Theatre An Ideal Husband Theatre Royal, Haymarket
Friday 19 January 1996
Simon Russell Beale, our era's greatest interpreter of Restoration fops, specialises in allowing glimpses at the emptiness and despairing self- hatred that can lie behind all that narcissistic preening. By contrast, the joy of Shaw's performance is the humour and humanity with which he lets you see that Lord Goring, Wilde's 1890s dandy, has a rich hinterland. The voice he uses may sound, paradoxically, like Noel Coward drawling. The jut of the tubby tummy and the effeteness of the posture may suggest that if games really are character-building, then Lord Goring's character is still at the design stage.
But if Shaw occasionally hints at an underlying melancholy, he also shows how this is continually counteracted by the sheer strength of Goring's warm good nature. Indicating tolerance and flexibility, his floppiness seems decidedly attractive when ranged beside the rigid backbone of his best friends, Sir Robert and Lady Chiltern (David Yelland and Penny Downie). The latter's marriage comes near to breaking point when Anna Carteret's insolently stylish Mrs Cheveley threatens to disclose to the press the dishonest act on which Sir Robert has built his fortune and political career. What follows suggests that dandiacal egotists aren't necessarily as self-preoccupied as righteous public servants.
In this revival, Penny Downie replaces Hannah Gordon as Lady Chiltern, a woman who has placed her husband on such a pedestal of idealisation that he cannot share the secret of his past with her. Downie excels at playing strong women - she was a superb Queen Margaret in Richard III and has just impersonated a ball-breaking third-century warrior queen in the RSC's Zenobia. Here, almost to a fault, she transfers that gift to depicting the pressurising neurotic intensity with which Lady Chiltern needs to believe that her husband's rightful place is on an unimpeachable plinth.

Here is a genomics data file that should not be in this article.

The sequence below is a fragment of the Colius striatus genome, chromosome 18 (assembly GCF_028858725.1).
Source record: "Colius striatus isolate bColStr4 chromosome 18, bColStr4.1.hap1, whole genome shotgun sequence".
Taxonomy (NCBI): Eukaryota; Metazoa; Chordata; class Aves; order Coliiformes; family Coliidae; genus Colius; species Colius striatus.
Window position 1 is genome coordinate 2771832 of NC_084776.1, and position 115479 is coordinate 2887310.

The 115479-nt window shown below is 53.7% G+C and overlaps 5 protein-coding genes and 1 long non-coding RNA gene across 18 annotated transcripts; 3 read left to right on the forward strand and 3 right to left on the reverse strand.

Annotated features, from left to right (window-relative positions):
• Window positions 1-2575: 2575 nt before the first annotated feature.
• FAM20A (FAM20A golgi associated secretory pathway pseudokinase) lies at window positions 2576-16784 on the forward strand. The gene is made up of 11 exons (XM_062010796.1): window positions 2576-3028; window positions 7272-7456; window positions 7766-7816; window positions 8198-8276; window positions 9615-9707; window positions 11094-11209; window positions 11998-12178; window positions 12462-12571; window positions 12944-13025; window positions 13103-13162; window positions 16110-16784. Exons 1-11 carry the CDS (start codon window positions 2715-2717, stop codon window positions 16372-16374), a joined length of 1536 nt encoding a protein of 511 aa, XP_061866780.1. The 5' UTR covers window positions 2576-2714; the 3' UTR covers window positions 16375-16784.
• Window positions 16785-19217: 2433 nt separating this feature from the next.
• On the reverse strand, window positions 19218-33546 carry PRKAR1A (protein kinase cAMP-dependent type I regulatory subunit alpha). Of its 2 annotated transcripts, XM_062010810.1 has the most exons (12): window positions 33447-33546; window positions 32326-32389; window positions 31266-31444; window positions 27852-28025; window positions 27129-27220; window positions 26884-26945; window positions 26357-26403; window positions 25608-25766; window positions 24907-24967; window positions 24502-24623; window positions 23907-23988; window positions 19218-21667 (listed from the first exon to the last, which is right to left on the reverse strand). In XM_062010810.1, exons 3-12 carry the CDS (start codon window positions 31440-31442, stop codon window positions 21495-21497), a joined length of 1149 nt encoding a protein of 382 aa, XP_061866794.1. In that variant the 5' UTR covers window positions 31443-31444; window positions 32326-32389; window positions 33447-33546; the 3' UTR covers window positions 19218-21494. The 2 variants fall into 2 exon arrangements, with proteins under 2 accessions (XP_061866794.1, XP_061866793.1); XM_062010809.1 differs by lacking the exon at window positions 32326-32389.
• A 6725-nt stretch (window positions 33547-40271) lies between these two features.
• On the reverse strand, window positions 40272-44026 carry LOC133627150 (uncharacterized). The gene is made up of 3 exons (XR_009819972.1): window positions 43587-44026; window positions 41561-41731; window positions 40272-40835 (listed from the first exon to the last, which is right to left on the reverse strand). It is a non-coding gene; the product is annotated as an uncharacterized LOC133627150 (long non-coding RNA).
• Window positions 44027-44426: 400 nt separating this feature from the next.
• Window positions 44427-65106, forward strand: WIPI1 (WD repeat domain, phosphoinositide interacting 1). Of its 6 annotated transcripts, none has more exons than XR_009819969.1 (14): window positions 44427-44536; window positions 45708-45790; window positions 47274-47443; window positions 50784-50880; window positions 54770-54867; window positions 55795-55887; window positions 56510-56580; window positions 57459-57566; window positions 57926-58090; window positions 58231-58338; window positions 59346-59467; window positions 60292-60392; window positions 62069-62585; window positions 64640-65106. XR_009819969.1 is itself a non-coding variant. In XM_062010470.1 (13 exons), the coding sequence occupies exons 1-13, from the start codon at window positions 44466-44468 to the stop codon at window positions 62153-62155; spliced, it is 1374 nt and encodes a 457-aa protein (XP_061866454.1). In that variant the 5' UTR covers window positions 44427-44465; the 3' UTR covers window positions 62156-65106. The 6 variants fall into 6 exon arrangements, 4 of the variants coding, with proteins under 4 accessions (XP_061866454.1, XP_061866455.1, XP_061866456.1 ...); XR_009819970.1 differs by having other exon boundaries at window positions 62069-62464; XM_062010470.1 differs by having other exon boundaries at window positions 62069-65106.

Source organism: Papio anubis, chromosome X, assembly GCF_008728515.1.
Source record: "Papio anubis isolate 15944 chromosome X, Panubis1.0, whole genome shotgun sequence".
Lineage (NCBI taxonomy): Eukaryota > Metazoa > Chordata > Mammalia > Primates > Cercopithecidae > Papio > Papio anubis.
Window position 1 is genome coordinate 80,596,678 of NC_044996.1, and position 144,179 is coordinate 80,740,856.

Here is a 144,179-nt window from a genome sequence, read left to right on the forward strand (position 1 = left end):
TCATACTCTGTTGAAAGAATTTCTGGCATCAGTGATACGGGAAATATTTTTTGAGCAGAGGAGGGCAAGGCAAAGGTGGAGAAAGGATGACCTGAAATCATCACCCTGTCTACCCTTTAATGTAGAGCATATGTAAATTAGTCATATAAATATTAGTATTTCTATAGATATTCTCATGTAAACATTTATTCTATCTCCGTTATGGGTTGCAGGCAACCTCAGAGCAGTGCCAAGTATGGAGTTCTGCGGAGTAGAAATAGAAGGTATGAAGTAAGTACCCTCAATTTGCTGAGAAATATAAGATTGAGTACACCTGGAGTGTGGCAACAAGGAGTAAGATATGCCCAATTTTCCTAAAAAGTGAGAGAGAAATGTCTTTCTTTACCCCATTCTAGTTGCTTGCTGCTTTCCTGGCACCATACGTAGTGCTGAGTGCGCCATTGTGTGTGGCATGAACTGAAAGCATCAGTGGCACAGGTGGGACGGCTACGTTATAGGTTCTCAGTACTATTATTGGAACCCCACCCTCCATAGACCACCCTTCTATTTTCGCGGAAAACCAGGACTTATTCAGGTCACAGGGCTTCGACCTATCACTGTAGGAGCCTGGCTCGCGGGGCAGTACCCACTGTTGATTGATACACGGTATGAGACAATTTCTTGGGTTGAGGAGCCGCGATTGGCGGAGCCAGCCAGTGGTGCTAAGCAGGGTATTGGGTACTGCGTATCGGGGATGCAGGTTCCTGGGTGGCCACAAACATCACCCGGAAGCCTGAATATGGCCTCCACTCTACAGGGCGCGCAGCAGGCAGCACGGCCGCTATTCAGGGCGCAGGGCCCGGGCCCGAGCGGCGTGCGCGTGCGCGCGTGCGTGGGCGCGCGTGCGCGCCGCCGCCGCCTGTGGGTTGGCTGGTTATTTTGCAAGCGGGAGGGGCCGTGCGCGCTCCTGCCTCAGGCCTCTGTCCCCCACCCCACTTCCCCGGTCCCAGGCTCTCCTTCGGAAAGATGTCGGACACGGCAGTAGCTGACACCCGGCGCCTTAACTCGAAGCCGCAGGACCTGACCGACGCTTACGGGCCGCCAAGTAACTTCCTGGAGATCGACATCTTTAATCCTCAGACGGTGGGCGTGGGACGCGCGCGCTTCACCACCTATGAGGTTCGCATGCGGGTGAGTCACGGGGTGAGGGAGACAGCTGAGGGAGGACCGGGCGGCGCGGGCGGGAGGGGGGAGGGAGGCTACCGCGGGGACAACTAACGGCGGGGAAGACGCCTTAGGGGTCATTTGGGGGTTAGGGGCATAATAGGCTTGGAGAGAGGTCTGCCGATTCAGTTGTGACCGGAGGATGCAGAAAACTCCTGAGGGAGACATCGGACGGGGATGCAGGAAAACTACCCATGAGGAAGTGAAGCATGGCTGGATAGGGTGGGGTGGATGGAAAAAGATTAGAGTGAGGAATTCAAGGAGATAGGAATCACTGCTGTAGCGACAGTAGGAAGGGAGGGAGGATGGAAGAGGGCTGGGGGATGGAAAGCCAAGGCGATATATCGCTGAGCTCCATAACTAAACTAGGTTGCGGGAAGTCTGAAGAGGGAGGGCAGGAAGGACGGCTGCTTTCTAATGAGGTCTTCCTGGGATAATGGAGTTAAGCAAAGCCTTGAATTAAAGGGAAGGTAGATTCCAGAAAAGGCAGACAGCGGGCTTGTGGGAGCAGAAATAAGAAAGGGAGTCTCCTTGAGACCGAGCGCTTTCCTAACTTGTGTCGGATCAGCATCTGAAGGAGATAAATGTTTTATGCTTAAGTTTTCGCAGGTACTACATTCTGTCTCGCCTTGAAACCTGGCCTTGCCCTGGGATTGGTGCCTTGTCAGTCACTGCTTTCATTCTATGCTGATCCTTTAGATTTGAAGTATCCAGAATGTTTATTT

When I saw this production in 1992, what made most impression on me was Hall's underscoring of the piece with the imperial music of Elgar. That, plus the huge medal of Queen Victoria that descends between the acts, gave me visions of flag-waving women sending their men off to war and of the men not being able to confess to weakness.
This time I was more struck by the hints of bisexuality in a play that, at times, seems to want to develop into something more like EM Forster's Maurice. Were Sir Robert and Lord Goring ever lovers in the long-distant past? In some ways, the play would make better sense if they had been, and our recognition of Milord's generosity would be intensified.
As it is, Goring has to be married off to Miss Mable who aspires to be his quipping, divinely irresponsible female equivalent, even though a bespectacled Victoria Hasted plays her like a refugee from Daisy Pulls It Off. A hockey stick would make a thoughtful wedding present, and you can't help but feel that the marriage will end in tears.
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